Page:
Jason Lebeau, pastry chef at Coohills: "I mean, who doesn't like chocolate?"
1400 Wewatta Street
This is part one of my chat with Jason Lebeau, pastry chef at Coohills; part two of my interview with Lebeau will run tomorrow.
I came from the era of one-pot wonders," says Jason Lebeau, who grew up in Maryland in the '70s, when Betty Crocker cookbooks doubled as culinary bibles, Julia Child was dropping chickens on TV, and pineapple ambrosia was the dessert du jour. Lebeau wasn't particularly interested in those diversions, although he was enthralled with "wanting my hands in bloody red meat," he remembers. There was something about steak and burgers that "fascinated" him.
But in junior high school, when he first started playing around with recipes, it wasn't a steak or a burger that inspired him; it was the apples that dangled in the nearby orchards. He grabbed a bushel, made an apple pie that he entered in the state fair and waltzed away with a third-place ribbon. "I was pretty stoked about that, and the girls at school totally dug it -- they couldn't believe I could bake a pie," says Lebeau, who today is the pastry chef at Coohills.
Lebeau attended culinary school at Baltimore International Culinary College, graduating with a pastry and baking degree in 1987, and while he had aspirations of being a baseball star and a rock-and-roller -- he played in a band for years -- he's spent the majority of his career baking bread and burying his hands in chocolate, meringue and sugar.
He landed his first gig as the "cookie bastard" at the JW Marriott in Washington, D.C. "I was green, a grunt and wet behind the ears, so I spent all my time baking cookies, especially tons of elephant and donkey cookies for George Bush Sr.'s inauguration," he remembers. "And that's when I realized that, shit, this is a lot of work. But I liked it and I was hungry and wanted to learn, so I put all my energy into those cookies."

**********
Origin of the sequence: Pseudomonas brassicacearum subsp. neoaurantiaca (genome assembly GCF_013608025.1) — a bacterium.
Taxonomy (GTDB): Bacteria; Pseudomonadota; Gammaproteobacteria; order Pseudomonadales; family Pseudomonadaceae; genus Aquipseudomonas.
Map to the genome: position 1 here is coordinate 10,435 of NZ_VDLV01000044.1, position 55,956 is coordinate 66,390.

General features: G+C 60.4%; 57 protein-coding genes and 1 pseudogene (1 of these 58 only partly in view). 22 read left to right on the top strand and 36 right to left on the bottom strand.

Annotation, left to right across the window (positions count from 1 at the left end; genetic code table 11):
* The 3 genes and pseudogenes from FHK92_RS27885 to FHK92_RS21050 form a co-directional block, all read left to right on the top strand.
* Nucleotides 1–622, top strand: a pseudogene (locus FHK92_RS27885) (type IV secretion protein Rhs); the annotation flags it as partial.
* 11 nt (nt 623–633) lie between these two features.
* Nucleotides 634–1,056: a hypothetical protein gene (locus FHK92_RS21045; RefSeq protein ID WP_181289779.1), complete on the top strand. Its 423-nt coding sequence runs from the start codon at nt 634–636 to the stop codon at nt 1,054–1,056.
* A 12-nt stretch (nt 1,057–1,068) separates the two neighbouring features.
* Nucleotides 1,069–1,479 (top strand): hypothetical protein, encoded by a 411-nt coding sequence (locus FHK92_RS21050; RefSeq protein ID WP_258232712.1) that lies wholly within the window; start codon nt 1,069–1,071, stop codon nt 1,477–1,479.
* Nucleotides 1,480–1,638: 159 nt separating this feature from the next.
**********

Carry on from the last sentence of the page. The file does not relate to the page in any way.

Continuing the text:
And then an opportunity to move to Los Angeles convinced him that there might be life after chocolate chips and snickerdoodles -- and, with any luck, his rock-and-roll band might allow him to retire with millions. No such luck. "Luckily, I had the brains and sense to know that the band thing might not work out -- it didn't -- but I knew I had a degree and some good experience and could always find a job in pastry," he says.
The pastry part worked out, and Lebeau spent five years in L.A. doing pastry stints at Universal Studios and the Hotel Bellaire, creating desserts for major Hollywood film stars, before an earthquake rattled his crust. "After the Northridge earthquake, I said, 'Screw it, I'm out of here,' and my girlfriend -- now my wife -- wanted to move to Colorado, and that was fine with me, because I don't have any problem dealing with four feet of snow," he quips.
But he did have a few issues at the Briarwood Inn, where he was hired as the assistant pastry chef. "Everyone was pleasant and nice," he allows, "but all the stuff was old-school and dated. There were no composed desserts, and it was so different from what I was doing in Los Angeles that I knew I had to find something else."
He'd heard that Kevin Taylor was a big name in Denver -- a "force in the food scene," says Lebeau -- and Taylor hired him as the pastry chef at his namesake restaurant, where Lebeau put in thirteen years. "That was my first job where I was in charge, and while it was challenging and there was always something to prove, Kevin knows food, and he gave me opportunities to travel and work with some of the world's greatest pastry chefs," recalls Lebeau, who was eventually laid off. "I was the highest-paid guy on the totem pole, and to be honest, it was all work and no play, I had kids and a family, and the time had come for me to make a change."
Through a mutual contact, he met Tom Coohill, who just happened to be looking for an opening pastry chef. "We clicked right away, he knew pastry, and he recognized that my life was my family -- that I didn't need to live at the restaurant -- and that was really important to me," says Lebeau, who in the following interview explains the chocolate obsession, pleads for more adventurous diners, and reveals why the school of hard knocks is better than culinary school.
Ten words to describe you: Dedicated, industrious, approachable, adventurous, rebel, dad, understanding, dependable, worrier and a rocker.